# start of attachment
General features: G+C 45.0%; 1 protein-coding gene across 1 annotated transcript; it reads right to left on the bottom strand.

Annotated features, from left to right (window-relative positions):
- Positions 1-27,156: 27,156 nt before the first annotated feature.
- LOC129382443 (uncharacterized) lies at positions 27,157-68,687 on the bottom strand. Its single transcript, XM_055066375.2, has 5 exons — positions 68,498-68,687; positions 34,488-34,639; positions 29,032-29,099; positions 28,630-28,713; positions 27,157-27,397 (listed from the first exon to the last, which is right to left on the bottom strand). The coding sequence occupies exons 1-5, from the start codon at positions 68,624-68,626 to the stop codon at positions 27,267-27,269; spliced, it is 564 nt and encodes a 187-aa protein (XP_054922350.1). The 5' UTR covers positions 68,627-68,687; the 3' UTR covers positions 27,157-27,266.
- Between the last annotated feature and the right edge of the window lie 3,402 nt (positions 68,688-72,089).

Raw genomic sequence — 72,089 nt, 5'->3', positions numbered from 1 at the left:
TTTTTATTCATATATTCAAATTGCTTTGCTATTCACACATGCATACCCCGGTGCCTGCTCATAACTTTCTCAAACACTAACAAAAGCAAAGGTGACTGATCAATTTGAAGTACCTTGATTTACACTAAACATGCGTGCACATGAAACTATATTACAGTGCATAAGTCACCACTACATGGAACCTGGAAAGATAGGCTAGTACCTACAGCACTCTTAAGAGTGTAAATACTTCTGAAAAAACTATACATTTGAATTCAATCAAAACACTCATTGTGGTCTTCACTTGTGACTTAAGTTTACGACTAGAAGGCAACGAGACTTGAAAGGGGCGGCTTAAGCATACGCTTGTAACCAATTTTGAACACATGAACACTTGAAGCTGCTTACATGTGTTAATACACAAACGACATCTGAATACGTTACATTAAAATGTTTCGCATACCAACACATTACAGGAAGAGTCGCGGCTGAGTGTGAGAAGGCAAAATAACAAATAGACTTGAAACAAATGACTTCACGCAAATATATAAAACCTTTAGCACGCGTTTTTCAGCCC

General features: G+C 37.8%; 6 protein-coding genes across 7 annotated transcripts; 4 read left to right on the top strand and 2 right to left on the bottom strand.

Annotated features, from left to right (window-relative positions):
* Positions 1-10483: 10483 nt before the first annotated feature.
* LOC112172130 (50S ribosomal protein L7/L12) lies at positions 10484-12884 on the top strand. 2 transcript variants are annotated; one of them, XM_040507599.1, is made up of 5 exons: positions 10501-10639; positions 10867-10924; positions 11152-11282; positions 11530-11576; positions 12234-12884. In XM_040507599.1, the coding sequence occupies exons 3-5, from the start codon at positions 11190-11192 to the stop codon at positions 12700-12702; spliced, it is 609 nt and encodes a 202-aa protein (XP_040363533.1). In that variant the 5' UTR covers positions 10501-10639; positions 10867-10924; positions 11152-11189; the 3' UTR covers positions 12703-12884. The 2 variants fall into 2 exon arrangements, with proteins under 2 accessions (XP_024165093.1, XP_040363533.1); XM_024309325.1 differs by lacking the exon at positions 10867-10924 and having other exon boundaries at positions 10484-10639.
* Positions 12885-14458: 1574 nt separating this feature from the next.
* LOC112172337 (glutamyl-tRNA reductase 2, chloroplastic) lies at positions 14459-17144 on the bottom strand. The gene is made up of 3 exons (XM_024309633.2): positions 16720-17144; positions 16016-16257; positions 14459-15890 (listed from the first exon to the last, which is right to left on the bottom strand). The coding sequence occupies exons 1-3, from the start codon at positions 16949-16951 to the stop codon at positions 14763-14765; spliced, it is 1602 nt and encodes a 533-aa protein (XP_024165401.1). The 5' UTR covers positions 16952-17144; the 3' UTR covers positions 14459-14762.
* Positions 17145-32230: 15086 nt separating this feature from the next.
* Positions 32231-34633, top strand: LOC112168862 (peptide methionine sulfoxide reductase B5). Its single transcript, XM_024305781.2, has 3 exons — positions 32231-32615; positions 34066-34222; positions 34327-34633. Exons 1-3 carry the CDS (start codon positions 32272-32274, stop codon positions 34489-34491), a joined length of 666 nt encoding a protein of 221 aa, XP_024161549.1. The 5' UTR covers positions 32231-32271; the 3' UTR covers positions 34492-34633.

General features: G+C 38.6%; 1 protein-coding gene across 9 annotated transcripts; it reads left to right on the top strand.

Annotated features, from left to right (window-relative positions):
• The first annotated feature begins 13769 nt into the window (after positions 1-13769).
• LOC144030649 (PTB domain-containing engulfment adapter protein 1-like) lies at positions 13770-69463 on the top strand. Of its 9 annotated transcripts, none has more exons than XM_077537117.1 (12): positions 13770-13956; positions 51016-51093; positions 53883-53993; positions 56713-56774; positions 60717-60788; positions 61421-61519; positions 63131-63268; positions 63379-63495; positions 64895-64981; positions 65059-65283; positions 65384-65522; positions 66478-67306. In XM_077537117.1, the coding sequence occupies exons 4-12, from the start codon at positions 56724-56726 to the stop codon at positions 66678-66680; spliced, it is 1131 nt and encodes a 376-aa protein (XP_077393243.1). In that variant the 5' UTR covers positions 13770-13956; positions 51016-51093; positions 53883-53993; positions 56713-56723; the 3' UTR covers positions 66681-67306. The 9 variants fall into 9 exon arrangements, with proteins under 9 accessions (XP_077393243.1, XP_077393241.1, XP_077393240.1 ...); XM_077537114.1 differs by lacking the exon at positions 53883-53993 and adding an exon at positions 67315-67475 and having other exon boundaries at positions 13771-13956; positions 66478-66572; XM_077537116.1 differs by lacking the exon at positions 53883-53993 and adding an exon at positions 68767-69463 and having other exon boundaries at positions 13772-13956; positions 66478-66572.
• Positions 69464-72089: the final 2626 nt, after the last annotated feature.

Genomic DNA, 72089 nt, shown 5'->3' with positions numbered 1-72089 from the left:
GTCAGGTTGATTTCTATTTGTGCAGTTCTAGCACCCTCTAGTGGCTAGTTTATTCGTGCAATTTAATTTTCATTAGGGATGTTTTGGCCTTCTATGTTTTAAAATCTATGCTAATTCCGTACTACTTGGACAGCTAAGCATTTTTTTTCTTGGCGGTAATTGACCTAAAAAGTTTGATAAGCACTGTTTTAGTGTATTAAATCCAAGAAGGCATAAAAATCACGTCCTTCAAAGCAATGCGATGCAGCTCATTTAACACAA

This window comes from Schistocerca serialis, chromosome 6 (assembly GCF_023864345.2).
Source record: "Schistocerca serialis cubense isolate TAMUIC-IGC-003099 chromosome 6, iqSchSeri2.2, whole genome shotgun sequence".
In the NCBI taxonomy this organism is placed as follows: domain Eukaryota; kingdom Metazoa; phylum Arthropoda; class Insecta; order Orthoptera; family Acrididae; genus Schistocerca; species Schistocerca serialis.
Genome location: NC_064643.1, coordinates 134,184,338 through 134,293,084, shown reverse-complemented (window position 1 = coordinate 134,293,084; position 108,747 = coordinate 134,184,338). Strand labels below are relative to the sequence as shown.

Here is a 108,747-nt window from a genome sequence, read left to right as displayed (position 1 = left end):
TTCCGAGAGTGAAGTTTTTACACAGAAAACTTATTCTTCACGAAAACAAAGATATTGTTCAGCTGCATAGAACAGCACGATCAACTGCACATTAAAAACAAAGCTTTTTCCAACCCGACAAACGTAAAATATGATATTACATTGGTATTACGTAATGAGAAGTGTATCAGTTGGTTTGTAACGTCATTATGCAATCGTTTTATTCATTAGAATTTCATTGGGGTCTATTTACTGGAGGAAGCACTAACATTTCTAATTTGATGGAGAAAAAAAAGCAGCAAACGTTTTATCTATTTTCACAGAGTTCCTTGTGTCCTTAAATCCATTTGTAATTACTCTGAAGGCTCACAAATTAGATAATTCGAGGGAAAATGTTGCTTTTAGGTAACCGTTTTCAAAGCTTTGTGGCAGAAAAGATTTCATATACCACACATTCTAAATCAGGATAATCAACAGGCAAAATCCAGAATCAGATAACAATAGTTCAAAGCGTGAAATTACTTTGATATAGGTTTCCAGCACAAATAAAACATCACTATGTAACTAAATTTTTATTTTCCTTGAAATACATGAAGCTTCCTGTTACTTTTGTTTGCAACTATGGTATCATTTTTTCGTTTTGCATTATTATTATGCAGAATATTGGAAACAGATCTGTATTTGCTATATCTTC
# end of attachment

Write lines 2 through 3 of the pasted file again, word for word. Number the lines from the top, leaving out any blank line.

Annotated features, from left to right (window-relative positions):
- Positions 1-27,156: 27,156 nt before the first annotated feature.